It is 2 a.m. in New York and here I stand at a large picture window of a glassy penthouse, the twinkly skyline sweeping out before me. Steely Dan is playing on the turntable, Michael McDonald's distinctive voice augmenting the chorus of session singers..."Peeegggg--It will come back to you" Donald Fagen reassures the titular character. I move slightly to the beat, my red spaghetti strap dress fluttering softly. A kiss on my shoulder from that guy who handed me that glass of Dom Perignon earlier. "Like what you see?" he asks.
Suddenly the turntable is bumped, the needle skips and I am back in this world, at a small poets potluck, in a 2000 year and not circa 1978. This is the age of the ipod, not disco. I wear all cotton, nothing silky or slinky or polyester. This is Portland, we're in a little house overlooking Ross Island and just as I mention how much I love hearing this old vinyl, Ian brings me down to earth. "Steely Dan sucks."
He puts on a cd of Nick Cave's "The Good Son", we all sit down to eat, and I once again wonder if I am not the biggest dork on the planet.
Moments of being in a slightly other world are pretty few and far between these days, but the evidence remains. I had to stop telling people that Joe gave me "ELO's Greatest Hits" for Christmas because of the uncomfortable silence that follows. Can I help it if I used to race to the radio to turn up "Sweet Talking Woman" when I was, oh, eight years old? While many of my peers are raving about new bands I've never heard of, I go to Music Millennium and pick up old Split Enz and Todd Rundgren cds. What do you mean you haven't heard "Something/Anything"?
I like a lot of new stuff too, but it's never the right stuff. I don't know the music of anyone in the top 40; the only Justin Timberlake tune I'm familiar with is "D*ck in a Box", and even then, I had to buy the SNL season dvd because I just don't stay up that late anymore. I never thought I'd choose sleep over cheap laughs, but it's true, I'm getting older, and the dorkiness is becoming more pronounced.
Being kinda dorky isn't a bad way to go. Portland is perfect for it, to a degree. Dorkiness is cool only if you take it to an extreme. I don't own any ironic tee shirts, though, and I do wear my bike helmet, and my glasses are kinda cool because I just like that "old lady" look. No laptop to hauled around in a beat up messenger bag with my band's sticker on the flap. I ride a mountain bike on the street. Extra dork points there. My clothes look like they might be from Goodwill because I actually shop there. No "made in the USA" hip stuff for me.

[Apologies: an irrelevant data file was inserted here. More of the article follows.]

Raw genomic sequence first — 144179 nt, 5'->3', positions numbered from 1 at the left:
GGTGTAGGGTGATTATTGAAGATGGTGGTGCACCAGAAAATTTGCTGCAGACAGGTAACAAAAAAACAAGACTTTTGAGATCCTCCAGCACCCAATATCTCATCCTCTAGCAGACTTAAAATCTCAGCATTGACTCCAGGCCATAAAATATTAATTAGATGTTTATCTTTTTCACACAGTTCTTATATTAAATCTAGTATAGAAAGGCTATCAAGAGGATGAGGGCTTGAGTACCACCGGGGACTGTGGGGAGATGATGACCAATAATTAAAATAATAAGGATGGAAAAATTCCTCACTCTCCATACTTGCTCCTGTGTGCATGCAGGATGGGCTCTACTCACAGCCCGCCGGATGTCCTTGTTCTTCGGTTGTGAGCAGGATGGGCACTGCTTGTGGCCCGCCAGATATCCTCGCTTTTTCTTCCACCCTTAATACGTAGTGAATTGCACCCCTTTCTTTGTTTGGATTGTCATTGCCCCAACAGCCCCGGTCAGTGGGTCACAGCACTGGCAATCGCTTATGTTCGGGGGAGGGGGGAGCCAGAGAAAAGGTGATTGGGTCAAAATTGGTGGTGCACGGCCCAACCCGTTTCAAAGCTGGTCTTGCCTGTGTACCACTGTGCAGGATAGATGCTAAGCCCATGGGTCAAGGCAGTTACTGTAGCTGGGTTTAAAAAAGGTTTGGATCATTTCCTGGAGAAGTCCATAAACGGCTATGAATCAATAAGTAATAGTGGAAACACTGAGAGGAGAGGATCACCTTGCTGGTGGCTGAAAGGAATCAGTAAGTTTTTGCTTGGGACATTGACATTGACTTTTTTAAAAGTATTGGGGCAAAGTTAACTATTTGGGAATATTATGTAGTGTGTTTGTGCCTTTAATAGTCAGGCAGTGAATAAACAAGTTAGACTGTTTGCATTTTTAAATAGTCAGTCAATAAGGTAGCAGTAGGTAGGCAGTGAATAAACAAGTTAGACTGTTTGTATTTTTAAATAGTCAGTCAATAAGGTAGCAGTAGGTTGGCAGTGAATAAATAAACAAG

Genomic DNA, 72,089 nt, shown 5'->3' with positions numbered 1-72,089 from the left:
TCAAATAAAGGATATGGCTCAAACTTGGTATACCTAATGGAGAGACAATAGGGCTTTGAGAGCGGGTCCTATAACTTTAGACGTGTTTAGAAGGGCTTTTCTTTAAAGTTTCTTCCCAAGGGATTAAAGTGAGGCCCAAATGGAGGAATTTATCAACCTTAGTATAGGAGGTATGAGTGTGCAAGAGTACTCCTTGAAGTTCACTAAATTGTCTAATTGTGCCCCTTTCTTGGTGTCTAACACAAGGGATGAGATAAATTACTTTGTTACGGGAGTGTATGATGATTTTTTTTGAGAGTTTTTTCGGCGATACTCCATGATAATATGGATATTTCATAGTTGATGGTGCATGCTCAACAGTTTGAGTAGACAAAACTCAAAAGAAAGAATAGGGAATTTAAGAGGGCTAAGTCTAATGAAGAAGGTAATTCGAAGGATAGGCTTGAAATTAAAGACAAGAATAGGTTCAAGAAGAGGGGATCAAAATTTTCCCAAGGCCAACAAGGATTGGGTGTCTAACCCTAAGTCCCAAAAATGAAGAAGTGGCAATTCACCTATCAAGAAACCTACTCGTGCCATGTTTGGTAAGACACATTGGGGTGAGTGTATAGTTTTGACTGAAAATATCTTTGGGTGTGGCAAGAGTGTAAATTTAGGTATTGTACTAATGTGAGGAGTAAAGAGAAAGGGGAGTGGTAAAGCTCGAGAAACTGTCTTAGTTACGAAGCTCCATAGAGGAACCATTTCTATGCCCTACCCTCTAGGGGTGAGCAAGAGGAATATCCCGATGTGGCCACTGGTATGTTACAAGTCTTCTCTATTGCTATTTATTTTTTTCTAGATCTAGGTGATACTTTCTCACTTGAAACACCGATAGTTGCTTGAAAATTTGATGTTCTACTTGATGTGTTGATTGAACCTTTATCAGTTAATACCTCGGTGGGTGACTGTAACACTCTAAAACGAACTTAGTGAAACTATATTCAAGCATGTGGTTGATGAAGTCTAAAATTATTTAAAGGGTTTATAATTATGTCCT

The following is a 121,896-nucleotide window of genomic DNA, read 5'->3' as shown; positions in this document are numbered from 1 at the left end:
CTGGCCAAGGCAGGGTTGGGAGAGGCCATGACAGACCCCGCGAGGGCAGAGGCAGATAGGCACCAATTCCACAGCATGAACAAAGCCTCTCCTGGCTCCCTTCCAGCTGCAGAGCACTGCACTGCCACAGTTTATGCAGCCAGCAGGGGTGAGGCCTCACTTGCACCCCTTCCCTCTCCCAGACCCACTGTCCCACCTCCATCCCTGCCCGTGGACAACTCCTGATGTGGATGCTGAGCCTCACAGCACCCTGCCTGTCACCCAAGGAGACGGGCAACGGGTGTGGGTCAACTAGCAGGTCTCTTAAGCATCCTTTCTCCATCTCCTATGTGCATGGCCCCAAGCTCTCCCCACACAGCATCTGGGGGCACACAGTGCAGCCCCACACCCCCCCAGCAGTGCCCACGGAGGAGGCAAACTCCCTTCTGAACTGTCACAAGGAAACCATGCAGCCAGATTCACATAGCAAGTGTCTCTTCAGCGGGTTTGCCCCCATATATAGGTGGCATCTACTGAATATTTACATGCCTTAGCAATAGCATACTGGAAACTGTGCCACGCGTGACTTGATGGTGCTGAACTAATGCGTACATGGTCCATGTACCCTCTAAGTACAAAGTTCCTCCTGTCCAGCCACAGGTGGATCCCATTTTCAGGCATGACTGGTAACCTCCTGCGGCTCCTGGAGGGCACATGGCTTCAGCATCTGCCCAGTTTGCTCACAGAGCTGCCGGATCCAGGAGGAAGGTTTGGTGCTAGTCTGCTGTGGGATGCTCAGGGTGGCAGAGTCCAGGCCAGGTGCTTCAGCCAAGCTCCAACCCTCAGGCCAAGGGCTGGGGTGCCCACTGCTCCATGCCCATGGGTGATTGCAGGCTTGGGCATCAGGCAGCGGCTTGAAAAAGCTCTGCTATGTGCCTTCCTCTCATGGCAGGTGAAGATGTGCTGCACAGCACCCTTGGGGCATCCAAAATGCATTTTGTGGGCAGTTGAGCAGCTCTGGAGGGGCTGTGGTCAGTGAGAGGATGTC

Oh, and I smile at people on the street. How uncool is that? I wear COLORS, not just black. I wore fleece long after Portland stylistas proclaimed it the worst thing possible. What, and freeze to death waiting for bus in that cute little beaded cardigan? Puh-leeze.
But I sometimes like to think that I'm one of those gals who wears cute little beaded cardigans and a black mini and tights that make me look like my legs were two miles long instead of being stuck in my milk-stained nursing bras and jeans that make my legs look shorter than they already are and maternity tops because they're the only ones that fit my nursing top-half. My imagination lets me shine inside even when the outside feels a little shabby, plain and far too functional. I work with kids, and unlike the woman I used to see walking the preschoolers out to play who wore dresses and high heels, I dress to be destroyed. Rarely do I dress to be admired, but in my secret, unreal life, those slinky dresses and little shrugs don't look ridiculous. In fantasyland, I can go out for a nice meal and eat my food while it's hot and not be interrupted by a needy baby who is about to smear pureed pear and carrots all over me. These days, especially with baby, it's a whole different world.
Case in point: heading out for sushi with another mother,sans babies, she turned to me and said "Oh my God, it's Friday. This is a date. I should have dressed up." We laughed at the thought of having time to dress up. Then I realized that, wearing my clogs and having brushed my hair and put on a little lipstick, I did dress up. Cindy, I hope you feel special.
Back upstairs to reality now. We have friends who love me, come as I am, coming over. Time to pick up the toys, wipe the crusty baby food off the table, and treat them like they've just come to tea at the Palace. It may look humble, but it's all in the attitude, baby. All in the attitude.